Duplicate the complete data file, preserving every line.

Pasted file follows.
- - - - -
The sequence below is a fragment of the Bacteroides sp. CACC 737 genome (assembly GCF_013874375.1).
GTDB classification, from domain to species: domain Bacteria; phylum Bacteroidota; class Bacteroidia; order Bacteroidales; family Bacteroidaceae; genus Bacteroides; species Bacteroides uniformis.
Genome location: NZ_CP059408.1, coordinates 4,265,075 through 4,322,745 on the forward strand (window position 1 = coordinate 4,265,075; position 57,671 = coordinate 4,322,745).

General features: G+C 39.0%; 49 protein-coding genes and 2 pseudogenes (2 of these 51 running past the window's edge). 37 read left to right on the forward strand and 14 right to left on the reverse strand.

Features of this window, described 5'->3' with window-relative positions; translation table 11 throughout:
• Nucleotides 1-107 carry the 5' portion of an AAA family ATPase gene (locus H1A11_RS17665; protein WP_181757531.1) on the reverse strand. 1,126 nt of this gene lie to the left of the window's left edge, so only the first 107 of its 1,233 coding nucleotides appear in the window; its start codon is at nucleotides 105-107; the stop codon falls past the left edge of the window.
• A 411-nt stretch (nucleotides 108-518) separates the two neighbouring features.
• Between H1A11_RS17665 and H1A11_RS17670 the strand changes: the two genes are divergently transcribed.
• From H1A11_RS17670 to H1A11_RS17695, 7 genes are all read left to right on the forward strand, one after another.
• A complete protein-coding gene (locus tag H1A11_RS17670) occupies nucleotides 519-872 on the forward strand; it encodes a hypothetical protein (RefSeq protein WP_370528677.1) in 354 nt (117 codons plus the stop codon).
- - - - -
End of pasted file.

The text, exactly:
The sequence below is a fragment of the Bacteroides sp. CACC 737 genome (assembly GCF_013874375.1).
GTDB classification, from domain to species: domain Bacteria; phylum Bacteroidota; class Bacteroidia; order Bacteroidales; family Bacteroidaceae; genus Bacteroides; species Bacteroides uniformis.
Genome location: NZ_CP059408.1, coordinates 4,265,075 through 4,322,745 on the forward strand (window position 1 = coordinate 4,265,075; position 57,671 = coordinate 4,322,745).

General features: G+C 39.0%; 49 protein-coding genes and 2 pseudogenes (2 of these 51 running past the window's edge). 37 read left to right on the forward strand and 14 right to left on the reverse strand.

Features of this window, described 5'->3' with window-relative positions; translation table 11 throughout:
• Nucleotides 1-107 carry the 5' portion of an AAA family ATPase gene (locus H1A11_RS17665; protein WP_181757531.1) on the reverse strand. 1,126 nt of this gene lie to the left of the window's left edge, so only the first 107 of its 1,233 coding nucleotides appear in the window; its start codon is at nucleotides 105-107; the stop codon falls past the left edge of the window.
• A 411-nt stretch (nucleotides 108-518) separates the two neighbouring features.
• Between H1A11_RS17665 and H1A11_RS17670 the strand changes: the two genes are divergently transcribed.
• From H1A11_RS17670 to H1A11_RS17695, 7 genes are all read left to right on the forward strand, one after another.
• A complete protein-coding gene (locus tag H1A11_RS17670) occupies nucleotides 519-872 on the forward strand; it encodes a hypothetical protein (RefSeq protein WP_370528677.1) in 354 nt (117 codons plus the stop codon).